Graphic: Clayton Ashley/Technovanguard
I’d rather be driving sideways
Drifting is cool: It’s stylish, but also dangerous. There’s simply no way to take a turn with more swagger than by drifting through it. Video games have taken that fact to heart by practically making drifting a standard feature. Naturally, it’s present in nearly every realistic racing game, but it’s also been a feature in Mario Kart since the start. It’s in nonracing games, too, like Star Wars: Squadrons and the Tom Clancy aerial combat series, HAWX. You can even drift with a horse in Red Dead Redemption 2, and with a dog in Monster Hunter Rise!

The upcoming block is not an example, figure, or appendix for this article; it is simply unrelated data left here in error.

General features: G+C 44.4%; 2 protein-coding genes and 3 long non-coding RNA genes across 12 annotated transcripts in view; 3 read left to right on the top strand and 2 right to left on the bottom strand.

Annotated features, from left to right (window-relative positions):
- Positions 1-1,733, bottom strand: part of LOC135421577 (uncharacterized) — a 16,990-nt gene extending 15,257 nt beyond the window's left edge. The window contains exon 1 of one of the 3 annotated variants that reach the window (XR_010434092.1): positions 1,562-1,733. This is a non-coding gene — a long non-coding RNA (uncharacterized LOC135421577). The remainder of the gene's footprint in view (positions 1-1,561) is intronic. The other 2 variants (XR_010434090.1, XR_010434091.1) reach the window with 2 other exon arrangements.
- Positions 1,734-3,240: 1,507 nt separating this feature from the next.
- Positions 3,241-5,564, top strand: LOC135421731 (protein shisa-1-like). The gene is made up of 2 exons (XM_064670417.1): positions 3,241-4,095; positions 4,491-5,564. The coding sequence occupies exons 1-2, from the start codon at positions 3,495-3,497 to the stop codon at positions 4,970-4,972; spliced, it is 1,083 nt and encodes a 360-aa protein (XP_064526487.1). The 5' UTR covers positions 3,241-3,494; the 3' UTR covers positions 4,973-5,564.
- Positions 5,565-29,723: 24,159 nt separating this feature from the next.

In most of these games, drifting doesn’t just look cool; it also gives you speed bonuses or turbo boost. What it rarely does is slow you down, even though that’s what it does in real life. Drifting, as stylish as it is, is actually quite inefficient for racing. You won’t see it in NASCAR or Formula One, for example.
However, there was a time and place where the turns were tight enough and the tires slick enough that drifting made perfect sense: in the narrow mountain passes of 1960s Japan. That’s where drifting as we know it got its start, and since then, it’s evolved from an underground hobby to an international sport. Hell, even the Millennium Falcon is drifting now!
If you’ve ever wanted to know where drifting came from, who the Drift King is, and how we got to a place where drifting is in everything, be sure to check out the video at the top of this post. You can also let us know which game is your favorite for drifting (racing game or not) in the comments below!